|Publication number||US4812085 A|
|Application number||US 06/815,019|
|Publication date||Mar 14, 1989|
|Filing date||Dec 30, 1985|
|Priority date||Jan 15, 1985|
|Also published as||CA1270283A, CA1270283A1, DE3565508D1, EP0189005A1, EP0189005B1|
|Publication number||06815019, 815019, US 4812085 A, US 4812085A, US-A-4812085, US4812085 A, US4812085A|
|Original Assignee||Swiss Aluminium Ltd.|
|Export Citation||BiBTeX, EndNote, RefMan|
|Patent Citations (9), Referenced by (3), Classifications (6), Legal Events (5)|
|External Links: USPTO, USPTO Assignment, Espacenet|
The invention relates to a conduit for transporting finely-divided or fine-granular, dry bulk materials having a material conveyance zone and a zone for introducing the fluidizing medium separated from the first mentioned zone by a material which is permeable to gas and fluids. Further, the invention also relates to a process for operation of the said conduit.
Special bulk material conveyance means have been in existance for a long time and have been successfully employed in industry i.e. conveyance means which convert finely-divided and fine-granular, dry bulk materials into a fluid-like state with the aid of fluidizing gases. This causes the friction between the particles to fall to a very low value so that the bulk material behaves similar to a fluid.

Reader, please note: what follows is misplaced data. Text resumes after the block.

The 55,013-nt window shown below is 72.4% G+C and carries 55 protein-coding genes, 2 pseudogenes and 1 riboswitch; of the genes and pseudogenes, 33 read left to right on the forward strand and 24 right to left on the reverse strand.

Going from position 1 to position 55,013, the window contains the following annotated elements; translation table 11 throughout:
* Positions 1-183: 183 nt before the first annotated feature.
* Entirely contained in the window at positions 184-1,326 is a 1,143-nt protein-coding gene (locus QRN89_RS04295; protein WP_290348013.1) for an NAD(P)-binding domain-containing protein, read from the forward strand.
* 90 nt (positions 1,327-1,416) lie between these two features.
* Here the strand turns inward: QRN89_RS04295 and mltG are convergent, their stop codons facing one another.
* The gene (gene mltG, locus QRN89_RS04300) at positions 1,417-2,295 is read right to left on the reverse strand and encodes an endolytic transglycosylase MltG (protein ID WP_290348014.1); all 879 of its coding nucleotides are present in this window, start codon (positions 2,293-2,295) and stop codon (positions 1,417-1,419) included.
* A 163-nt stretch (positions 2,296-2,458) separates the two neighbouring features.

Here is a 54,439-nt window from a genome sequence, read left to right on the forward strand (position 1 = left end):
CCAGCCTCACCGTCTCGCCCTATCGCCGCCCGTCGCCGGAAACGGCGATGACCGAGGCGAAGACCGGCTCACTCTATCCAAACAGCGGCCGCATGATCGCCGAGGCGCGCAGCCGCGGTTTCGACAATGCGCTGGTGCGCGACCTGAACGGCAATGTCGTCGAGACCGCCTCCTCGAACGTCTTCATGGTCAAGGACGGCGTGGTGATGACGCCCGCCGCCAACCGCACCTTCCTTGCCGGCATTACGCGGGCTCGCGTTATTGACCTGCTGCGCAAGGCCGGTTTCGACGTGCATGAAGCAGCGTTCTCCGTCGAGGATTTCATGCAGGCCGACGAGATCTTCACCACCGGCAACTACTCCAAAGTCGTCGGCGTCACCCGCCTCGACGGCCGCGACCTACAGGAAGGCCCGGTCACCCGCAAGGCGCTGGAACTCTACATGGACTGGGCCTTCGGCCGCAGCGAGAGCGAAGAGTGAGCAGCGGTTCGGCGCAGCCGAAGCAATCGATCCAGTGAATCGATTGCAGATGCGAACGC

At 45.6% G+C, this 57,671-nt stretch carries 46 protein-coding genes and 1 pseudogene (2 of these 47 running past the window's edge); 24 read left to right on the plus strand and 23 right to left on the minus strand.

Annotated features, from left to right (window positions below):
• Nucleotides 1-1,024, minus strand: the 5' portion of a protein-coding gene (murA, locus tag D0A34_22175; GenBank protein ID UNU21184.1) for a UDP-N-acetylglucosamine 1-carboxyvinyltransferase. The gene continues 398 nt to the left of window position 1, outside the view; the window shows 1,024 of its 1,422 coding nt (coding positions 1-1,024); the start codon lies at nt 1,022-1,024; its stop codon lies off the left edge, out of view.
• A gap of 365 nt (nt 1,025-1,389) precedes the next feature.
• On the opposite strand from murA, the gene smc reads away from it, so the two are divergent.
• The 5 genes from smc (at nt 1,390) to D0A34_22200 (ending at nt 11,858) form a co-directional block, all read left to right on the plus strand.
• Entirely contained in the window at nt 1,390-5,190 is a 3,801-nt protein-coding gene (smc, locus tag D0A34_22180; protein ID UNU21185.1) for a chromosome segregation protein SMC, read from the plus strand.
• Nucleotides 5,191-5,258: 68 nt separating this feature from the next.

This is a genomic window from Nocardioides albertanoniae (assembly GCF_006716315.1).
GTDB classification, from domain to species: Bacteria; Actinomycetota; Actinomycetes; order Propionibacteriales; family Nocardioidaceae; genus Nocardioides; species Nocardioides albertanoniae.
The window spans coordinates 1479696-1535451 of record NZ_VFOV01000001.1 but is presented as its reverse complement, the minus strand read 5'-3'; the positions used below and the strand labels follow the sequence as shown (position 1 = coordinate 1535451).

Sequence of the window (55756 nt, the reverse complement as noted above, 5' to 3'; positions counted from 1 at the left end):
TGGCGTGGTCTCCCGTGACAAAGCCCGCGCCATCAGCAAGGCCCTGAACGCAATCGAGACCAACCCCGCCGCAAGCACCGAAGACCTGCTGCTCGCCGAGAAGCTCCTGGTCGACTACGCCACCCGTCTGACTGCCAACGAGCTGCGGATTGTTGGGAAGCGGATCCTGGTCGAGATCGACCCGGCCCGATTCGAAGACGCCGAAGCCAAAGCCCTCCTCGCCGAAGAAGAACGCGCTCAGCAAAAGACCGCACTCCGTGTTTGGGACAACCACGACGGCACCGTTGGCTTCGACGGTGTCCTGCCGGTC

If air, for example, is introduced through a porous base into bulk material resting on that base, and the device is in the form of a trough and is inclined downwards at a small angle of about 1° to 6° to the horizontal, then the bulk material will flow under the action of the force of gravity. Such conveyance means are known in industry as pneumatic conveyance conduits, airslides or fluidizing troughs.
The basic requirements for conduit transportation are the ability to fluidize the bulk material and the presence of a geodetic drop in elevation. If both of these conditions are met then conduit transport is, compared with other means of transport, very economical.
The principle of the fluidizing conduit is described for example in the manuals "Fordertechnik" 1967, VEB Publishers Technik, Berlin, on pages 280 and 281, and in Techniker-Handbuch, 1979 edition, published by Friedrich Vieweg and Son, Braunschweig/Wiesbaden.